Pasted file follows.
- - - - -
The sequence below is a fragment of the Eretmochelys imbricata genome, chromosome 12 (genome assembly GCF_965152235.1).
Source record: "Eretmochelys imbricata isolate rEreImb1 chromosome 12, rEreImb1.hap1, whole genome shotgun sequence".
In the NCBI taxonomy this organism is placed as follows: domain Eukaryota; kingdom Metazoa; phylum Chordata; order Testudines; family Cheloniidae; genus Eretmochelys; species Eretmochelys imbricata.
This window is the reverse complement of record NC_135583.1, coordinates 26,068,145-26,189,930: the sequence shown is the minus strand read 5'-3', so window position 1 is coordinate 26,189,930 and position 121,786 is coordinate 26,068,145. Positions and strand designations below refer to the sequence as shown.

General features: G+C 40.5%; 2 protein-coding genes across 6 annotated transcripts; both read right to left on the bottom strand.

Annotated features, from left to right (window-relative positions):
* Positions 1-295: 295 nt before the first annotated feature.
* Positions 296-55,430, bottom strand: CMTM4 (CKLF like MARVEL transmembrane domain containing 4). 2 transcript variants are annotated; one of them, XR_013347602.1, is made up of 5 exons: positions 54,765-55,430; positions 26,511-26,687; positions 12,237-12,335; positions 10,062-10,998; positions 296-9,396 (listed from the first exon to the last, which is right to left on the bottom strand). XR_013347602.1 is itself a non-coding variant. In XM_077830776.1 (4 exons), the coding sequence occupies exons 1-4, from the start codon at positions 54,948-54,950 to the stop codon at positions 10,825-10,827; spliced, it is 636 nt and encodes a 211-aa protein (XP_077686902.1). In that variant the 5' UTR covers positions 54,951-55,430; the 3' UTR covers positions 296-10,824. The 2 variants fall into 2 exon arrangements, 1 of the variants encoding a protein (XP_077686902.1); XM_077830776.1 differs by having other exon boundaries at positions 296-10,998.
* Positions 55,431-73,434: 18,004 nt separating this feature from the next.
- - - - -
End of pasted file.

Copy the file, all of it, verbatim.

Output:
The sequence below is a fragment of the Eretmochelys imbricata genome, chromosome 12 (genome assembly GCF_965152235.1).
Source record: "Eretmochelys imbricata isolate rEreImb1 chromosome 12, rEreImb1.hap1, whole genome shotgun sequence".
In the NCBI taxonomy this organism is placed as follows: domain Eukaryota; kingdom Metazoa; phylum Chordata; order Testudines; family Cheloniidae; genus Eretmochelys; species Eretmochelys imbricata.
This window is the reverse complement of record NC_135583.1, coordinates 26,068,145-26,189,930: the sequence shown is the minus strand read 5'-3', so window position 1 is coordinate 26,189,930 and position 121,786 is coordinate 26,068,145. Positions and strand designations below refer to the sequence as shown.

General features: G+C 40.5%; 2 protein-coding genes across 6 annotated transcripts; both read right to left on the bottom strand.

Annotated features, from left to right (window-relative positions):
* Positions 1-295: 295 nt before the first annotated feature.
* Positions 296-55,430, bottom strand: CMTM4 (CKLF like MARVEL transmembrane domain containing 4). 2 transcript variants are annotated; one of them, XR_013347602.1, is made up of 5 exons: positions 54,765-55,430; positions 26,511-26,687; positions 12,237-12,335; positions 10,062-10,998; positions 296-9,396 (listed from the first exon to the last, which is right to left on the bottom strand). XR_013347602.1 is itself a non-coding variant. In XM_077830776.1 (4 exons), the coding sequence occupies exons 1-4, from the start codon at positions 54,948-54,950 to the stop codon at positions 10,825-10,827; spliced, it is 636 nt and encodes a 211-aa protein (XP_077686902.1). In that variant the 5' UTR covers positions 54,951-55,430; the 3' UTR covers positions 296-10,824. The 2 variants fall into 2 exon arrangements, 1 of the variants encoding a protein (XP_077686902.1); XM_077830776.1 differs by having other exon boundaries at positions 296-10,998.
* Positions 55,431-73,434: 18,004 nt separating this feature from the next.